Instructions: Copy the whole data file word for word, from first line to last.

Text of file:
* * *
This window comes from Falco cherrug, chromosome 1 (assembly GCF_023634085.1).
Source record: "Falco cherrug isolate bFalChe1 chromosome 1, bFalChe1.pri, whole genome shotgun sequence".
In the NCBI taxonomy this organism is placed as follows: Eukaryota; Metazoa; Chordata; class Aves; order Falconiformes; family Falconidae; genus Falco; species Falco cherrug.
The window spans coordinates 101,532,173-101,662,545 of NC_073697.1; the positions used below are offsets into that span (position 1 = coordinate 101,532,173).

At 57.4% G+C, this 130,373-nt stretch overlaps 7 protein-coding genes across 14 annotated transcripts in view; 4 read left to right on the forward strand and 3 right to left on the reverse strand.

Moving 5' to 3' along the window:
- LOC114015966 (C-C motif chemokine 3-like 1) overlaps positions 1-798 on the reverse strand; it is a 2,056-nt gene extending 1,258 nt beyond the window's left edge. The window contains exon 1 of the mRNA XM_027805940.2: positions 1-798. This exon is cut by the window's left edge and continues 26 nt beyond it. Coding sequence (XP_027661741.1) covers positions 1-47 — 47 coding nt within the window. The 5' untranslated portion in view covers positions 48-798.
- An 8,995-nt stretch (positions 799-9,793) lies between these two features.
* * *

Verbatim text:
This window comes from Falco cherrug, chromosome 1 (assembly GCF_023634085.1).
Source record: "Falco cherrug isolate bFalChe1 chromosome 1, bFalChe1.pri, whole genome shotgun sequence".
In the NCBI taxonomy this organism is placed as follows: Eukaryota; Metazoa; Chordata; class Aves; order Falconiformes; family Falconidae; genus Falco; species Falco cherrug.
The window spans coordinates 101,532,173-101,662,545 of NC_073697.1; the positions used below are offsets into that span (position 1 = coordinate 101,532,173).

At 57.4% G+C, this 130,373-nt stretch overlaps 7 protein-coding genes across 14 annotated transcripts in view; 4 read left to right on the forward strand and 3 right to left on the reverse strand.

Moving 5' to 3' along the window:
- LOC114015966 (C-C motif chemokine 3-like 1) overlaps positions 1-798 on the reverse strand; it is a 2,056-nt gene extending 1,258 nt beyond the window's left edge. The window contains exon 1 of the mRNA XM_027805940.2: positions 1-798. This exon is cut by the window's left edge and continues 26 nt beyond it. Coding sequence (XP_027661741.1) covers positions 1-47 — 47 coding nt within the window. The 5' untranslated portion in view covers positions 48-798.
- An 8,995-nt stretch (positions 799-9,793) lies between these two features.